Once Sarah Cooper’s 8th graders have finished their research papers on historical reformers, she has them to work in project groups to imagine which current cause their reformers might realistically support. Unexpected match-ups include Huey Newton and Sandra Day O’Connor!
Tagged: social justice
Dina Strasser finds more poets are writing about climate change and other social justice issues. Such poems can provide alternatives to middle schoolers when themes aren’t too entangled in complex structures. She suggests some options students can “hook into easily.”
If every elementary, English and history teacher did even one of the book’s activities each year, our understanding of our students would deepen immeasurably, as would their appreciation of their families and their communities, both local and global, writes Sarah Cooper.
How can you support your middle schoolers in peaceful and productive advocacy for equity and social justice? EL Education’s Anne Vilen shares the courageous story of immigrant Atak Natali to show how supportive teachers can help students come together to work for justice.
Michael Dyson’s Tears We Cannot Stop challenges white Americans to confront white privilege and join black Americans to fight racism. Teacher Rita Platt finds Dyson’s book an effective starting point for educators ready to develop a social justice lens to combat racism.
The second edition of Rosalind Wiseman’s Owning Up validates the thoughts and feelings of adolescents in a non-judgmental way, invites students to understand why some are motivated to use social cruelty, and gives them tools to respond, writes teacher Amy Estersohn.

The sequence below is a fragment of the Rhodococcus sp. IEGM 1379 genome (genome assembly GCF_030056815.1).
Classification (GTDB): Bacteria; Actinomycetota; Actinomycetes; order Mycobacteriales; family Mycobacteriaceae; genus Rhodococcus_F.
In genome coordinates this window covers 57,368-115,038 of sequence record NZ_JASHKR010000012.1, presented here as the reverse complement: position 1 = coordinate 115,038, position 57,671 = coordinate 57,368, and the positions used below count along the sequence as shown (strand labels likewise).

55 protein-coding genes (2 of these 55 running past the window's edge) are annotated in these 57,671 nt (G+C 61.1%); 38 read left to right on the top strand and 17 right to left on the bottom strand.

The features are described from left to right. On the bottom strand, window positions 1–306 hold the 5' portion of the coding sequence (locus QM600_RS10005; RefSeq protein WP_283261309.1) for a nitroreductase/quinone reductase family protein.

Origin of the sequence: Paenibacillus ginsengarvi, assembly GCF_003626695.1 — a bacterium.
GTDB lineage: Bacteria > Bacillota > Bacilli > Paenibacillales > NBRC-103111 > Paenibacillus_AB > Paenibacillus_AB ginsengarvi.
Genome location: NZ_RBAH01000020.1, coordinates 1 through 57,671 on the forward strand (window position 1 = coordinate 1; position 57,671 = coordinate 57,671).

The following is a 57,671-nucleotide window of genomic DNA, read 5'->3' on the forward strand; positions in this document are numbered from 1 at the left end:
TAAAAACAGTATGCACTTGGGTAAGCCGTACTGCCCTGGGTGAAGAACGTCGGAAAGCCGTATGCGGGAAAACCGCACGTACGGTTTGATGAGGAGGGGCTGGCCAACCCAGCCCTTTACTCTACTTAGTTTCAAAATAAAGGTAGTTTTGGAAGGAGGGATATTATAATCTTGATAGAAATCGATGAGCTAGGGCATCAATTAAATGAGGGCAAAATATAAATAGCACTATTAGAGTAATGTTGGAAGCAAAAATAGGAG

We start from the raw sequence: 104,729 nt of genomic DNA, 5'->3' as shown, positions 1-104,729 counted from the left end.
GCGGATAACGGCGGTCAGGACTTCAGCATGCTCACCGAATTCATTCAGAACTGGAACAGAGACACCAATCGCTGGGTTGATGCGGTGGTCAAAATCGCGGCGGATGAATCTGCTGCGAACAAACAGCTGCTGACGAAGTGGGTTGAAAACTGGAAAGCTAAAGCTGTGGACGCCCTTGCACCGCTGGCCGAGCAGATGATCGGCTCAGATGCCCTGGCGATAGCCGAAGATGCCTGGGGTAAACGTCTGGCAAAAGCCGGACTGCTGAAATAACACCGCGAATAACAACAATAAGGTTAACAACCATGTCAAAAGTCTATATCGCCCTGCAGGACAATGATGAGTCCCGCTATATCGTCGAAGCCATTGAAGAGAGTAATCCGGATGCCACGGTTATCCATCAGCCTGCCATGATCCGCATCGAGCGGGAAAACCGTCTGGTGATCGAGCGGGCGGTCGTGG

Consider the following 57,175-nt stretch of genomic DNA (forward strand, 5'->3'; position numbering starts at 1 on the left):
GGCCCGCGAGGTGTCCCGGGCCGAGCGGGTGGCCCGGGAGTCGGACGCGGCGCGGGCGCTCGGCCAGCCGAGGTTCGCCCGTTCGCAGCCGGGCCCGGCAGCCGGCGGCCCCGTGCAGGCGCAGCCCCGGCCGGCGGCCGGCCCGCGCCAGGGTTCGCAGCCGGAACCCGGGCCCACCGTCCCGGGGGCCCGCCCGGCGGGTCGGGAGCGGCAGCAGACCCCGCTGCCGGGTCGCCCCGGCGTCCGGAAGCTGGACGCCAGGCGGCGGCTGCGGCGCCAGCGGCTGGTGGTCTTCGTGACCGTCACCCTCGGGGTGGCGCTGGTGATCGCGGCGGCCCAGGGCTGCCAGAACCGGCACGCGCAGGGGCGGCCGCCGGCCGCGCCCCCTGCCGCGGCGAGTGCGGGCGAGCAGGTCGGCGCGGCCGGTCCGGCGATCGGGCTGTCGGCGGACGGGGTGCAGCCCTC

When teachers choose literature that widens the lens on life, students discover how to reach beyond their experiences, reading between the lines, walking in others’ shoes, breaking down walls, and realizing they can act to affect the world, says teacher Bridget Suvansri.
In her first post at a new MiddleWeb blog, “Heart of the School,” teacher-librarian Rita Platt responds to a weekend of civil strife and a deepening discussion about race and diversity in America with eight steps she believes can promote social justice through education.
It’s time, writes teaching coach Elizabeth Stein, for co-teachers to take a strong, visible and audible stance on behalf of those students “who have been on your mind every day since school began.” Co-teachers need to become social justice leaders in the classroom.
Students don’t like school because we don’t create the right cognitive conditions for learning. Bill Ivey reviews Dan Willingham’s book, Why Don’t Students Like School? A Cognitive Scientist Answers Questions About How the Mind Works and What It Means for the Classroom.